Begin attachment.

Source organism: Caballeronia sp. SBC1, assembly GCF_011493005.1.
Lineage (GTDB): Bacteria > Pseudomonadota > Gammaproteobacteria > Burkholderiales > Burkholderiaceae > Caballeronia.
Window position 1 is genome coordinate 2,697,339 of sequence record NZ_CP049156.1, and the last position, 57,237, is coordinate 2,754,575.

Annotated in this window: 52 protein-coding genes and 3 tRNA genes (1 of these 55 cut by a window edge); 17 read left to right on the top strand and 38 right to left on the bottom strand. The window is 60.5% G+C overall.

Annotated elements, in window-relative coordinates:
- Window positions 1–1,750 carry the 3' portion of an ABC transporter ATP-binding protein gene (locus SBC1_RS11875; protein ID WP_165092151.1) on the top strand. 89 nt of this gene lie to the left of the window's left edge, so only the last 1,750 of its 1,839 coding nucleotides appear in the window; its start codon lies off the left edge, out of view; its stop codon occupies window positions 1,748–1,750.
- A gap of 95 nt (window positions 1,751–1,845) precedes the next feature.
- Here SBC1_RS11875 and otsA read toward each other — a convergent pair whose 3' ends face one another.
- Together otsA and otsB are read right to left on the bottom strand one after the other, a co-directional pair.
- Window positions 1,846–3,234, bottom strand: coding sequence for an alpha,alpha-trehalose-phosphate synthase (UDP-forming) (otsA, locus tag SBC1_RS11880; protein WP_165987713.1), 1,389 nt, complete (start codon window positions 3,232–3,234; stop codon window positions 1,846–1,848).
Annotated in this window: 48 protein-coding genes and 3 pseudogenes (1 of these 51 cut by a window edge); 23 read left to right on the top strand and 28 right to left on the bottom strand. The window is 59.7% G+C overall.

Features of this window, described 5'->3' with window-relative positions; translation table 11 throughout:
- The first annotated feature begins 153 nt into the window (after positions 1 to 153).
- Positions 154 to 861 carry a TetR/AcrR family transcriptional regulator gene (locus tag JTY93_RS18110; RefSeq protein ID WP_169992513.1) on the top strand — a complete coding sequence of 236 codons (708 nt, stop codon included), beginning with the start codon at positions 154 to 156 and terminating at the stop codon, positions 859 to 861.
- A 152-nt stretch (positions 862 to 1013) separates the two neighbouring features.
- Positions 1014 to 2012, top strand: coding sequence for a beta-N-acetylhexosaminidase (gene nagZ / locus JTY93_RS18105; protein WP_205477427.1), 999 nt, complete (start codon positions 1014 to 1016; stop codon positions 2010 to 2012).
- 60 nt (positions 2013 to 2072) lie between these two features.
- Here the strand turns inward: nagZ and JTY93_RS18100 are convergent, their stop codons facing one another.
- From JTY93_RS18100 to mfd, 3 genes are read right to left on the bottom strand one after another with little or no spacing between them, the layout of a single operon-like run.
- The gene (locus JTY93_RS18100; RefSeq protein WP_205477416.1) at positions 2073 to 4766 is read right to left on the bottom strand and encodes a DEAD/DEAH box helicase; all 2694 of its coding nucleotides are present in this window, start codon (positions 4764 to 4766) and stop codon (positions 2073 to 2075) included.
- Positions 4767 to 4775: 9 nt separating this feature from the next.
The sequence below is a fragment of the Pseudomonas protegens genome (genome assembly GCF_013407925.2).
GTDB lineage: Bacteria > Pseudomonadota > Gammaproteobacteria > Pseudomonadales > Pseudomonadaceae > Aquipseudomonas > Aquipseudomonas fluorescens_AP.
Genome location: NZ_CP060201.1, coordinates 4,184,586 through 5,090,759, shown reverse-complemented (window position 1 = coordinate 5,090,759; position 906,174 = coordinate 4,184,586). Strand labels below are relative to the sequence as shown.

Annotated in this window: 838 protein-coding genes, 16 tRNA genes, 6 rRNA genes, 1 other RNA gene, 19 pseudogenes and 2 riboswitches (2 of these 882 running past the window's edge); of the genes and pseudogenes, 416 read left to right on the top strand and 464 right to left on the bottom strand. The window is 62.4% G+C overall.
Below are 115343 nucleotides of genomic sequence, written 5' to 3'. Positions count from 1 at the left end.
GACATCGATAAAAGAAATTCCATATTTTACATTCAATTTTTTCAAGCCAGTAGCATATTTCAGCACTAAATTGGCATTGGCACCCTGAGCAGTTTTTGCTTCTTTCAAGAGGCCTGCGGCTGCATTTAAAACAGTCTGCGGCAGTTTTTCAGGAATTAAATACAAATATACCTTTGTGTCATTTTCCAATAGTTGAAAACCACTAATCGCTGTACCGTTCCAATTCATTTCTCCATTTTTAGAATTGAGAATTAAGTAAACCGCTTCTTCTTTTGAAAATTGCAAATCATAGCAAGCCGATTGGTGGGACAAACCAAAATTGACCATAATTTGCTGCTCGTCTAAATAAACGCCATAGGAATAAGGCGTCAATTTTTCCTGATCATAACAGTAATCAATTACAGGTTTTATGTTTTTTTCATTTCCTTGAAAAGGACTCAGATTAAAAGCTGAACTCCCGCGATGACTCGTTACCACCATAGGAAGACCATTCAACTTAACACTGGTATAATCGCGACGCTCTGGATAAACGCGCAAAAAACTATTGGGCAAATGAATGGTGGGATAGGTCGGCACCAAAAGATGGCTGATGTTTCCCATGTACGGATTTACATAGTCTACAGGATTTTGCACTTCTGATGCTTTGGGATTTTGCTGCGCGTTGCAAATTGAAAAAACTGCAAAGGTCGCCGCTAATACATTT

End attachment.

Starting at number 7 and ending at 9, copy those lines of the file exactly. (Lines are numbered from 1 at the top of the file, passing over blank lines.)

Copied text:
- A gap of 95 nt (window positions 1,751–1,845) precedes the next feature.
- Here SBC1_RS11875 and otsA read toward each other — a convergent pair whose 3' ends face one another.
- Together otsA and otsB are read right to left on the bottom strand one after the other, a co-directional pair.